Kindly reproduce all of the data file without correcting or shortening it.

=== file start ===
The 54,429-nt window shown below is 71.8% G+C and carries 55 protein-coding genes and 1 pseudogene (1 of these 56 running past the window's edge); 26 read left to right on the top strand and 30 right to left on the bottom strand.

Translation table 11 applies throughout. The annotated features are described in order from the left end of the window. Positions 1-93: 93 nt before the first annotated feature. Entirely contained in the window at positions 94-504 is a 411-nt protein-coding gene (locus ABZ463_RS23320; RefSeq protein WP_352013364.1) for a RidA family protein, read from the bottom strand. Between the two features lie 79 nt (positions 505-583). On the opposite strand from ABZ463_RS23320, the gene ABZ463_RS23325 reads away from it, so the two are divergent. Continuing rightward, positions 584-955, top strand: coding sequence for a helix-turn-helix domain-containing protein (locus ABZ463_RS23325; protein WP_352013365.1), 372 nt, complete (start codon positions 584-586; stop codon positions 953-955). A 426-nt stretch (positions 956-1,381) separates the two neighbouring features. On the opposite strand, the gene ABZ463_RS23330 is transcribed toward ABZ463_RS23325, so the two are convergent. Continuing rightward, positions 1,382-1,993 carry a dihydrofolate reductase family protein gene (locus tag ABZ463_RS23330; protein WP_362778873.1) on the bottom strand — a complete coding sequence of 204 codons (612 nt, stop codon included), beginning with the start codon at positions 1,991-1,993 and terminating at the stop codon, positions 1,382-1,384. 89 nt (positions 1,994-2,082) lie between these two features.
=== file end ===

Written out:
The 54,429-nt window shown below is 71.8% G+C and carries 55 protein-coding genes and 1 pseudogene (1 of these 56 running past the window's edge); 26 read left to right on the top strand and 30 right to left on the bottom strand.

Translation table 11 applies throughout. The annotated features are described in order from the left end of the window. Positions 1-93: 93 nt before the first annotated feature. Entirely contained in the window at positions 94-504 is a 411-nt protein-coding gene (locus ABZ463_RS23320; RefSeq protein WP_352013364.1) for a RidA family protein, read from the bottom strand. Between the two features lie 79 nt (positions 505-583). On the opposite strand from ABZ463_RS23320, the gene ABZ463_RS23325 reads away from it, so the two are divergent. Continuing rightward, positions 584-955, top strand: coding sequence for a helix-turn-helix domain-containing protein (locus ABZ463_RS23325; protein WP_352013365.1), 372 nt, complete (start codon positions 584-586; stop codon positions 953-955). A 426-nt stretch (positions 956-1,381) separates the two neighbouring features. On the opposite strand, the gene ABZ463_RS23330 is transcribed toward ABZ463_RS23325, so the two are convergent. Continuing rightward, positions 1,382-1,993 carry a dihydrofolate reductase family protein gene (locus tag ABZ463_RS23330; protein WP_362778873.1) on the bottom strand — a complete coding sequence of 204 codons (612 nt, stop codon included), beginning with the start codon at positions 1,991-1,993 and terminating at the stop codon, positions 1,382-1,384. 89 nt (positions 1,994-2,082) lie between these two features.